Introduction to Microeconomics

Course Outline

Introduction to Microeconomics

Instructor: Tyler Cowen, George Mason University

Economics is much more than just numbers and graphs. In fact, we can use economics to explain much of what we encounter in our daily lives. For instance, why is customer service at your local restaurant usually better than that of the cable company? To find the answer we can take a closer look at the incentives at play. For another example, we look to eighteenth century Great Britain. What did bad incentives have to do with the death rate of prisoners shipped from England to Australia? Let’s find out together in this first video of MRU’s course on Principles of Economics: Microeconomics. 

Teacher Resources

Transcript

I love economics. I began studying economics when I was 13 and I haven't stopped yet. Economics really has changed my life and the whole way I see the world. What's so powerful about the discipline is just how much it shapes how you understand everything around you.

 

But perhaps you're asking, what's my incentive to learn economics? Well, that's a great question. You've already hit on a key economic insight, incentives. For example, why is the service at a local restaurant typically so much better than from the cable company? - Or why do laws which supposedly protect endangered species, sometimes end up with more of those animals being killed? - Or why do big toy companies sometimes advocate for regulations which raise their costs? Incentives are the key.

 

Another example might help us explain. Way back in 1787, the British government hired sea captains to ship convicted felons to Australia. Conditions on those ships were just awful. On one voyage, more than one-third of the men died and the rest arrived beaten, starved and sick. The public was outraged, newspapers called for better conditions, the clergy appealed to the captains' sense of humanity, and British Parliament passed regulations requiring better treatment of these prisoners. Unfortunately, those attempted solutions simply didn't work. The death rate remained shockingly high.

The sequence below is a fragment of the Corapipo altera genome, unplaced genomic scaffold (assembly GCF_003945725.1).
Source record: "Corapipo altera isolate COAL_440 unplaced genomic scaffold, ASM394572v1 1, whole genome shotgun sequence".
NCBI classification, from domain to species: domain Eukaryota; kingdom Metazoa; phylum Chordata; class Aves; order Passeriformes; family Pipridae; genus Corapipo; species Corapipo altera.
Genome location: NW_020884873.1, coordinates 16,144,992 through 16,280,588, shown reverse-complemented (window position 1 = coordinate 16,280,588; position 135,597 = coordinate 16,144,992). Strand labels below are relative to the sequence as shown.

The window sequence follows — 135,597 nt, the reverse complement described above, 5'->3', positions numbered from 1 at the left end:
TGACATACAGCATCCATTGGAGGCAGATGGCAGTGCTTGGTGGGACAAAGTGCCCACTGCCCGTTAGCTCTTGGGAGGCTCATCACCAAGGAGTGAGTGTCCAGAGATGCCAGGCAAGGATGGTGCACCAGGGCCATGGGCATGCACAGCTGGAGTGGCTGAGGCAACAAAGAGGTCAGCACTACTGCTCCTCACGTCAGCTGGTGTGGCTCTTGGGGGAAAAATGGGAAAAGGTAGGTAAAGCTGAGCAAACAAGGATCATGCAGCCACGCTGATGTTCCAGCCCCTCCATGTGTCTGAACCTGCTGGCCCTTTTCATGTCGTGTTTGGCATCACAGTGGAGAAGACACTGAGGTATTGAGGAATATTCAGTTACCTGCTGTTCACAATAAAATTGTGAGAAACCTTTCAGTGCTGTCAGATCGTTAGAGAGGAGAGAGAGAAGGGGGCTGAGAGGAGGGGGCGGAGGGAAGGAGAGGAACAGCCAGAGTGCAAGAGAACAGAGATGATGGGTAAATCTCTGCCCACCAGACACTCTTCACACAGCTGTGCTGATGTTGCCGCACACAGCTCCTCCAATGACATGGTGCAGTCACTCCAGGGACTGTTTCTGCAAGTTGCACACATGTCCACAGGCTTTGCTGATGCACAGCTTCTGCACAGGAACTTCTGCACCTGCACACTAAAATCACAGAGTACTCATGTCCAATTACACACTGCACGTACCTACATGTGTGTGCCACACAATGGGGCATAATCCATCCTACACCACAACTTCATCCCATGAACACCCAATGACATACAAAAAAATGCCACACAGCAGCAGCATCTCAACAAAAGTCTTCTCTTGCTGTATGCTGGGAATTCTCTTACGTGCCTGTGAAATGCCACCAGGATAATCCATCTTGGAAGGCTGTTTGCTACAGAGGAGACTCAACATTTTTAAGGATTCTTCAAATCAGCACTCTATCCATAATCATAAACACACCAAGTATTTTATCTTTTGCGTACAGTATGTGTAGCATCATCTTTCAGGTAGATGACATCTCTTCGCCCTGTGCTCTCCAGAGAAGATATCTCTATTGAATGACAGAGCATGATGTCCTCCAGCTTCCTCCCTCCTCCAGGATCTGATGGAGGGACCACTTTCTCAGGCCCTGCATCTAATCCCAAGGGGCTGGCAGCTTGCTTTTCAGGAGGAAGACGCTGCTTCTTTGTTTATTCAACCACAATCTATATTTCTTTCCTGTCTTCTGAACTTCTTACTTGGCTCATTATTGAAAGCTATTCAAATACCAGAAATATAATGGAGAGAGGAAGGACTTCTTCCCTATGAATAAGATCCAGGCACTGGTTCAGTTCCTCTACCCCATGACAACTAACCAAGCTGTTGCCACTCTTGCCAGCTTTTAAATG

So Tyler, as a good economist, how would you solve this problem? - Well, there was one economist at the time who came up with a novel solution. It was implemented and it basically worked. Instead of paying the captains for each prisoner who embarked to Australia, the government would pay the captains only for the prisoners who arrived alive. Overnight, the incentives of the sea captains changed. The survival rate of the prisoners shot up to 99%. As one observer put it, economy beat sentiment and benevolence.

 

So what's your incentive to learn economics? People hear that I'm an economist and they ask me about managing their money. And economics does have some lessons for investing in the stock market, but economics is much broader than that. It's the study of human action, how people make choices, and how they should make choices under scarcity. Economics will help you with your choices, whether picking a career, parenting a child, or deciding how much education is a truly worthwhile investment. Overall, economics will give you a deeper understanding of the key issues of our time.

 

Economics can be hard. Retraining your brain to look at the world in a different way, isn't always easy. But the reward is a new set of eyes to see the world. So are you ready to begin?

 

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